MSD Manual

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Professional Version

The Ruminant Digestive System


Derek Foster

, DVM, PhD, DACVIM, College of Veterinary Medicine, NC State University

Reviewed/Revised May 2023 | Modified Jun 2023

Ruminants differ notably from other mammals in that much of their feed undergoes microbial fermentation in the forestomachs (rumen, reticulum, omasum), chiefly in the rumen. There is also postgastric fermentation in the cecum and colon; however, postgastric fermentation is much less important than in other herbivores (eg, horses).

Maintaining normal fermentation and motility of the forestomachs is critical to the health and productivity of ruminants, prompting research to provide pharmacological enhancement or support of the fermentative and mixing actions of the rumen. Also important to consider are both the impact of this fermentative environment on orally administered drugs and the impact of all administered agents on this crucial microbial community.

Other than the forestomachs, the components of the ruminant GI tract are similar to those of monogastric mammals, and the use of pharmacological agents to treat diseases of the glandular stomach (abomasum) and intestine has historically been extrapolated from principles of treatment in monogastric species, with varying success.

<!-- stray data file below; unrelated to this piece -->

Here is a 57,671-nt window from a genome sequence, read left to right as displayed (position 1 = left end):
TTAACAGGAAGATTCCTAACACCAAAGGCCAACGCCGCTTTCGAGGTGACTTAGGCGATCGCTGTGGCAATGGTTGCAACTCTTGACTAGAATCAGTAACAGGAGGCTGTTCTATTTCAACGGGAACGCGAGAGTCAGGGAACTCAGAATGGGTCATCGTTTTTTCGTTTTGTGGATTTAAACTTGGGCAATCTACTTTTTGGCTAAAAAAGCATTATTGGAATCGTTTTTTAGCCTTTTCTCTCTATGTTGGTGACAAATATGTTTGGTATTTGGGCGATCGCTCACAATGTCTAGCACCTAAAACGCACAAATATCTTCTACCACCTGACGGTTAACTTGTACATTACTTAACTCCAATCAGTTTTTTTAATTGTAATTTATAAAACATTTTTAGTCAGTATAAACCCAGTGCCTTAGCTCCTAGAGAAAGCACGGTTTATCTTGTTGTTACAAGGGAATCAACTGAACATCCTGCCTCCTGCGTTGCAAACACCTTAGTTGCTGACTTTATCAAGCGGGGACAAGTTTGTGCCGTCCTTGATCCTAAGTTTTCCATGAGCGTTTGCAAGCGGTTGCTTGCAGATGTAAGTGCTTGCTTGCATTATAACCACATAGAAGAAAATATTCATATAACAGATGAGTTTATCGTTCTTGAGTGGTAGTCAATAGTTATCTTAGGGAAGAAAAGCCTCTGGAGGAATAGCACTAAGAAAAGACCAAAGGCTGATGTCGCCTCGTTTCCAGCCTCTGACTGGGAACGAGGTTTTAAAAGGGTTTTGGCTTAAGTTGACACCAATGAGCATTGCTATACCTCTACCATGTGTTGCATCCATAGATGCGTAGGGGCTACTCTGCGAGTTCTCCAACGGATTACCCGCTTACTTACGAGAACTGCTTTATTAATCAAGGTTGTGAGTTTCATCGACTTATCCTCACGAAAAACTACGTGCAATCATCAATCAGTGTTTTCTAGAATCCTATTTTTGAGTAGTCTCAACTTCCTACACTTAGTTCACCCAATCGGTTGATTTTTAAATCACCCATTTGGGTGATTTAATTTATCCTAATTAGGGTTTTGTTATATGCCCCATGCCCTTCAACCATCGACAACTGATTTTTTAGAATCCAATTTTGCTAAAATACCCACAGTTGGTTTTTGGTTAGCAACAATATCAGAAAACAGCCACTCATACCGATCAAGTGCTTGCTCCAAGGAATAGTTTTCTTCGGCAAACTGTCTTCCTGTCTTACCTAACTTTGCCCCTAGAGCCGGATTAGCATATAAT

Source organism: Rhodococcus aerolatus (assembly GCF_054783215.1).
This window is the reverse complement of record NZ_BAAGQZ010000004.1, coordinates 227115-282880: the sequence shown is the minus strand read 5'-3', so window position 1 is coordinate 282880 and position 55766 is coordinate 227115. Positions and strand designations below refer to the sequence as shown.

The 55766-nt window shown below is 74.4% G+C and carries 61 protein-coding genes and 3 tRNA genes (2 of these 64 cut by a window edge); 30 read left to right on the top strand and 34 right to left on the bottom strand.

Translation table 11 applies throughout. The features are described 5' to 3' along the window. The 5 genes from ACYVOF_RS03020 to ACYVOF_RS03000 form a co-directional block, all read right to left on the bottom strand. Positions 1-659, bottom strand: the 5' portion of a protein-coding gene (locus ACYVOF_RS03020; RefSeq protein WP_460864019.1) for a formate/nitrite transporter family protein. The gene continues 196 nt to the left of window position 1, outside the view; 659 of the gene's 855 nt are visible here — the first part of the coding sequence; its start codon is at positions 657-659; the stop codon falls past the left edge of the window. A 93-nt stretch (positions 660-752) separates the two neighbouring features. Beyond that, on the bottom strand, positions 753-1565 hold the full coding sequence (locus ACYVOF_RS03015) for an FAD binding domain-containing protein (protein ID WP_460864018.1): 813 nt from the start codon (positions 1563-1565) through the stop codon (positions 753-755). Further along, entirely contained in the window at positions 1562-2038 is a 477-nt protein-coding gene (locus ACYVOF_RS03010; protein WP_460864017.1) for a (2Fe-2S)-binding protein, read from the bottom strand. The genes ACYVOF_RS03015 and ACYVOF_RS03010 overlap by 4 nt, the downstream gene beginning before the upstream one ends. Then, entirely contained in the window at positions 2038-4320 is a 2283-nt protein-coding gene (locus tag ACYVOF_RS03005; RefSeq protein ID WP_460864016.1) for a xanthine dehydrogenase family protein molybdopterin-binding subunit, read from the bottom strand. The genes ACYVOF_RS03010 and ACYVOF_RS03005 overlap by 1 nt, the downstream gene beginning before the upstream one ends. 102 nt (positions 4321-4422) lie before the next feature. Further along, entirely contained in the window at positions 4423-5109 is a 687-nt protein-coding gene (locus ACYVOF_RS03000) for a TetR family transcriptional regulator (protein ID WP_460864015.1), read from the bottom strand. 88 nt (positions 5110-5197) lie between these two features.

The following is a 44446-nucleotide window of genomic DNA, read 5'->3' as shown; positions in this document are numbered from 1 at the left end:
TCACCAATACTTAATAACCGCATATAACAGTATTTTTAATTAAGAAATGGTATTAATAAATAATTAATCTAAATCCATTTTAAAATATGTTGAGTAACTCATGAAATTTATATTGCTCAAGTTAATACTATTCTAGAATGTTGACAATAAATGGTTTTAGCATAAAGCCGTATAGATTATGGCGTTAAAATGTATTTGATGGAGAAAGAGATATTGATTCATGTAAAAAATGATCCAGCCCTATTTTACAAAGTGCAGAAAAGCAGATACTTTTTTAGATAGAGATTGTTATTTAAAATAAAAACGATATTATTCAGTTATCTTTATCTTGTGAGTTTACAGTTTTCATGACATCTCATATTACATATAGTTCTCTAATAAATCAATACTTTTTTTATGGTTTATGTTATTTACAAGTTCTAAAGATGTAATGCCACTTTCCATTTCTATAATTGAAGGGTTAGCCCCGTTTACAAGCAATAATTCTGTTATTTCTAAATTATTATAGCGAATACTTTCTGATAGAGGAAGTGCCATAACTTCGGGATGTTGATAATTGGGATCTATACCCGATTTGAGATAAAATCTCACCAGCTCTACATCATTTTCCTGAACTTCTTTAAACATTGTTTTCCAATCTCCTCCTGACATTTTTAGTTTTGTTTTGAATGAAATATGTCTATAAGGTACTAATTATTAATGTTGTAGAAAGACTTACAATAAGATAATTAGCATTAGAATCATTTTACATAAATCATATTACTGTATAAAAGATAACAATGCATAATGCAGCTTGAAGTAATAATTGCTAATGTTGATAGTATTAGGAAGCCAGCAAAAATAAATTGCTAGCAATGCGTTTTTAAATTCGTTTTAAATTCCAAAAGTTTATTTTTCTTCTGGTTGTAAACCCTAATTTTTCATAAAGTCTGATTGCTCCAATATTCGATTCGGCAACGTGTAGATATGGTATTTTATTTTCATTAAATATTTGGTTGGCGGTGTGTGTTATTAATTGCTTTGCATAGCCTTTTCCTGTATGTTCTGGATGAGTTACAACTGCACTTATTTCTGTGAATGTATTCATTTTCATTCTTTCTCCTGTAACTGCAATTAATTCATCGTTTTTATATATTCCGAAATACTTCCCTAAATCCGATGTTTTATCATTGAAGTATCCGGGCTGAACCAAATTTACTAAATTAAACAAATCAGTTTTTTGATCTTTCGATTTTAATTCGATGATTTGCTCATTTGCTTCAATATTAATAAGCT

Ruminoreticular motility and fermentation are decreased in many conditions, including improper feeding (overload or deficiency of specific nutrients), lack of water, infectious diseases, intoxications, lesions of any part of the upper GI tract, metabolic states (eg, hypocalcemia), and decreased flow of alkaline saliva that allows pH to fall and the microbial population to be altered to an extent that is harmful to the animal (Also see Diseases of the Ruminant Forestomach Diseases of the Ruminant Forestomach ). Because ruminoreticular activity is inhibited by sympathetic tone, most painful conditions will decrease motility and subsequently decrease fermentation (because normal rumen contraction patterns are crucial to support microbial activity).

The primary objectives of pharmacotherapy are to remove the cause of dysfunction and to promote the return of normal digestive actions by meeting or reestablishing the requirements for optimal ruminoreticular function as quickly as possible. Means of achieving these objectives may include any of the following:

  • Ensuring an appropriate substrate for microbial fermentation

  • Providing any cofactors (eg, phosphorus, sulfur) necessary for microbial fermentative processes

  • Removing any soluble end products, undigested solid residues, and gas

  • Maintaining continuous flow culture of ruminal microorganisms

  • Ensuring that the contents of the ruminoreticulum are fluid

  • Maintaining optimal intraruminal pH (generally between 6 and 7)

  • Promoting normal ruminoreticular motility patterns

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